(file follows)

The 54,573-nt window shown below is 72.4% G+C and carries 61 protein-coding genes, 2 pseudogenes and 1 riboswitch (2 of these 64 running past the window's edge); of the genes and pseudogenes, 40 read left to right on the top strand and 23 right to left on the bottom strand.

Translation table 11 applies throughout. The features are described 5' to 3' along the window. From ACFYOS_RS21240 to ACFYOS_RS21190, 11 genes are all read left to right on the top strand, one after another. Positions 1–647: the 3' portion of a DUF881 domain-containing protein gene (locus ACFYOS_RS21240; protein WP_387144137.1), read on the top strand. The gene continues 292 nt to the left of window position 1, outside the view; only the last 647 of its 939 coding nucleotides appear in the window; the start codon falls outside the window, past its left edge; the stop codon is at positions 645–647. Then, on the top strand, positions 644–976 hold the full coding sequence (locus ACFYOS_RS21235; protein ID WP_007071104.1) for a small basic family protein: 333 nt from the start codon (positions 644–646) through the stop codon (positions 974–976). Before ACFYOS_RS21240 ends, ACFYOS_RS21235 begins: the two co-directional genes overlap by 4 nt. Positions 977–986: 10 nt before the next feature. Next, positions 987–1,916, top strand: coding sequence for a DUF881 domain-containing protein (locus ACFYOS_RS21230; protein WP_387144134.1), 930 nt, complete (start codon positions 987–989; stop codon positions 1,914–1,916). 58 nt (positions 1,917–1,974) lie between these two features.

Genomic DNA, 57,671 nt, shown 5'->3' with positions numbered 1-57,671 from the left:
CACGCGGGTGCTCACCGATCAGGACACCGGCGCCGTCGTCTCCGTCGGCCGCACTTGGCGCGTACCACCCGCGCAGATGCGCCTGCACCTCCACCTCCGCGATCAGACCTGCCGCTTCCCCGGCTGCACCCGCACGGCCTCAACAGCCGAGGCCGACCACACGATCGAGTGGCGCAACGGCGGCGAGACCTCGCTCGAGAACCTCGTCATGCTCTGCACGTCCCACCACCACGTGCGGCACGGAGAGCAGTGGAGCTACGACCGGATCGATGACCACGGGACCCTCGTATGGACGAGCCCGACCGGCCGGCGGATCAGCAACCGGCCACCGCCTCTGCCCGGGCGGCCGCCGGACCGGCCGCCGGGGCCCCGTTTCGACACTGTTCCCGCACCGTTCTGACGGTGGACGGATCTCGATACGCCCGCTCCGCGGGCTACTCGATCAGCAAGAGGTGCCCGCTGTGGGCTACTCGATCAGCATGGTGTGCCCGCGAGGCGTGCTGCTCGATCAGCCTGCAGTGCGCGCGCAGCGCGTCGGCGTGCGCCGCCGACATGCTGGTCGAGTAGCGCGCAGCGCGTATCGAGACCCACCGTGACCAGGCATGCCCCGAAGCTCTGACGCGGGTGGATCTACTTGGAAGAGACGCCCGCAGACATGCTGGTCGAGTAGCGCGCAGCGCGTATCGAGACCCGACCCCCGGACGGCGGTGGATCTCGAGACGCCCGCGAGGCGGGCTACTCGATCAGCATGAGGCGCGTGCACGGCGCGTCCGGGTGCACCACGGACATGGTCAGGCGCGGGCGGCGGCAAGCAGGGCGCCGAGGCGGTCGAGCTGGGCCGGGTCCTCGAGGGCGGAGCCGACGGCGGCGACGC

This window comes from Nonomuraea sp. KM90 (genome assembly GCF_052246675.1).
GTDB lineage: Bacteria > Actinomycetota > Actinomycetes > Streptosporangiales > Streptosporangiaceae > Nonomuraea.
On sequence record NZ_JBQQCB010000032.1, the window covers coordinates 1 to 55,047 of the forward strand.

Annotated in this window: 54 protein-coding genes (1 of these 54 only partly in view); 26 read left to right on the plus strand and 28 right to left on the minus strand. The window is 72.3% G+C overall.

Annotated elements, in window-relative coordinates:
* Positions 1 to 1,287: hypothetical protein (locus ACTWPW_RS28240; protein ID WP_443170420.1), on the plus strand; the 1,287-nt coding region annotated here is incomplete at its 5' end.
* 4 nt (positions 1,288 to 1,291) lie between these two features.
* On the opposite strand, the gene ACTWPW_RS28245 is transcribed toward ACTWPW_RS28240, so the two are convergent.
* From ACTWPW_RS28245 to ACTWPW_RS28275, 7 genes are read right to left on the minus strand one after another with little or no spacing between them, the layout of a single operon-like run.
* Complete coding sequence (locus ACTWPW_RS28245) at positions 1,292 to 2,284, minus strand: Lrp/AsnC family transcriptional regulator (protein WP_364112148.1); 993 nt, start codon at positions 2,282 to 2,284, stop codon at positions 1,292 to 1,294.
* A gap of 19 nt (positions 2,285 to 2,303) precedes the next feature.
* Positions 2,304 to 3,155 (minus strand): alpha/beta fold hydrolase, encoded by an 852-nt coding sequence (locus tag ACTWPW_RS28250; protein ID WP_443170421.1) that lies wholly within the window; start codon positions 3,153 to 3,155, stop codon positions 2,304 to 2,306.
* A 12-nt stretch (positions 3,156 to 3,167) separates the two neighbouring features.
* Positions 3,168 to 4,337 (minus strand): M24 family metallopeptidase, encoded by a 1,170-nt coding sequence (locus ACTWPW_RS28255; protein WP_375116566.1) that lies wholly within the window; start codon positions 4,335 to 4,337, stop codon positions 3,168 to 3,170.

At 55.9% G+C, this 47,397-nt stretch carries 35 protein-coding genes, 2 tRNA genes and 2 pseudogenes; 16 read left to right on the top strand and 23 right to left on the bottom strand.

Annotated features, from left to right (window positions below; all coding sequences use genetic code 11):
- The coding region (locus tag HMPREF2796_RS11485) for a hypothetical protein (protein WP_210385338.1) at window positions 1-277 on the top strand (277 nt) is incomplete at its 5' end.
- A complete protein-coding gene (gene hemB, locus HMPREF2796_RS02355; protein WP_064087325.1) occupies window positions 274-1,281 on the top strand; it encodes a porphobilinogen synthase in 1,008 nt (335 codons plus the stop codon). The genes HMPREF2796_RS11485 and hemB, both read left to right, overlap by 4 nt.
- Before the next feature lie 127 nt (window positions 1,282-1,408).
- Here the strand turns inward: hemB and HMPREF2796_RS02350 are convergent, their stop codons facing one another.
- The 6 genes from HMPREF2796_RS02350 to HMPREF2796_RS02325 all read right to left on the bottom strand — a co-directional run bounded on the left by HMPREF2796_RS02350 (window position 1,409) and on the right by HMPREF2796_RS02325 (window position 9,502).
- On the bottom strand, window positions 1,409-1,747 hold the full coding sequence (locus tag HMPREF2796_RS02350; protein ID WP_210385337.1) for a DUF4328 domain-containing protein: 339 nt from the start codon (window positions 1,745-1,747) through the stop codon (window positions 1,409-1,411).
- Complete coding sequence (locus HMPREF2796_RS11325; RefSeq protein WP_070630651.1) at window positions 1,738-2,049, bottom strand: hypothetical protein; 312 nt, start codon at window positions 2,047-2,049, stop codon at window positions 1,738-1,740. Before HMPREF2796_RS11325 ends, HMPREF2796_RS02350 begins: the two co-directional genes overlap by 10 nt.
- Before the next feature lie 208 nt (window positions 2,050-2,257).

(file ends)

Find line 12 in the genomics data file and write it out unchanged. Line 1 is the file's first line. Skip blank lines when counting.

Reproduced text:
* On the opposite strand, the gene ACTWPW_RS28245 is transcribed toward ACTWPW_RS28240, so the two are convergent.